Carrying heavy backpacks on a daily basis can lead to lifelong back pain, ideastream’s Sarah Jane Tribble reports.
And heavy backpacks can cause other problems too, like “repetitive stress syndrome:”
“When a child wears his backpack for five minutes running from the bus back into the house, that’s really not going to do any damage to their low back or their neck and that’s same thing with a factory worker, the first time they are doing their specific line job, that’s not where the injury happens. It’s where they continue to do that day after day or year after year,” Cleveland Clinic chiropractor Andrew Bang says.
One recent study of 62 children aged 8-11 found that children who carried backpacks weighing up to 20 percent of their body weight reported neck, shoulder, and mid back pain and changes in their posture.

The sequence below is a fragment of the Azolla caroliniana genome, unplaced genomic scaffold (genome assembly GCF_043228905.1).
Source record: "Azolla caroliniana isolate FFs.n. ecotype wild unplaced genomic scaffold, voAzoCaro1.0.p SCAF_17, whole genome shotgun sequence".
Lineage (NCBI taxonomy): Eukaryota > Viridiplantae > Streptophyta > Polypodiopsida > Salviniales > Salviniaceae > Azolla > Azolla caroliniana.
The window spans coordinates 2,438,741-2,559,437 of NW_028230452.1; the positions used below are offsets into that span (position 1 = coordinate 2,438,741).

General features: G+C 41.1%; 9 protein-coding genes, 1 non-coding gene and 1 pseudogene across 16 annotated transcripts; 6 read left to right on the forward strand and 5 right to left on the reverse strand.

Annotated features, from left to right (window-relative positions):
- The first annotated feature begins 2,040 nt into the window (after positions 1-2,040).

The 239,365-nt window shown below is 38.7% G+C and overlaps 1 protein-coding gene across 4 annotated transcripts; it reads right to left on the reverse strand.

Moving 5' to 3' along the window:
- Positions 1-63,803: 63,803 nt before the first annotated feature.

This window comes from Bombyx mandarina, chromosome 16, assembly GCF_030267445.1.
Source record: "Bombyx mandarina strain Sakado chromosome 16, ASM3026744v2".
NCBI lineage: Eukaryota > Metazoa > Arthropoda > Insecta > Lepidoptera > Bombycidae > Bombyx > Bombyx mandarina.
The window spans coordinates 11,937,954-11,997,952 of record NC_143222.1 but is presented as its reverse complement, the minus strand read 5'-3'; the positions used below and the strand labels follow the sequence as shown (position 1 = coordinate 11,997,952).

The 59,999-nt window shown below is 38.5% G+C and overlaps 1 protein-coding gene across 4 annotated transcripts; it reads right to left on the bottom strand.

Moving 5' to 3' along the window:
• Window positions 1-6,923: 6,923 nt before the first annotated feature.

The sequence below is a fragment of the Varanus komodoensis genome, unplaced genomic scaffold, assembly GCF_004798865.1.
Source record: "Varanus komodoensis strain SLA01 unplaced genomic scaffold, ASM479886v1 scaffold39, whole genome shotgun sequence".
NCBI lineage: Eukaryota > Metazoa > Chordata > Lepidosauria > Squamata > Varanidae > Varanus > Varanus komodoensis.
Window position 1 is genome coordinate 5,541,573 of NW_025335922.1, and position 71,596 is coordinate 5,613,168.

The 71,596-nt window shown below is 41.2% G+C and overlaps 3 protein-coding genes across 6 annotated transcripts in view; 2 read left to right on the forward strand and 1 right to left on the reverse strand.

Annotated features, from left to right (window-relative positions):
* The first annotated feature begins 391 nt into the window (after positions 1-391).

The effects of carrying heavy backpacks may even be worse for children with special needs, the study’s authors suggested. If it takes a child longer to walk to class, for example, that student may experience more pain because he or she must carry a heavy backpack for a longer period of time.
The American Academy of Pediatrics recommends that a backpack never weigh more than 10 to 20 percent of a child’s body weight.
The American Academy of Pediatrics also recommends:
- Choosing a backpack with wide, padded shoulder straps and a padded back
- Placing heavier items closest to the center of the back
- Always using both shoulder straps rather than slinging a backpack over one shoulder
- Considering a rolling backpack, if a child’s school allows them.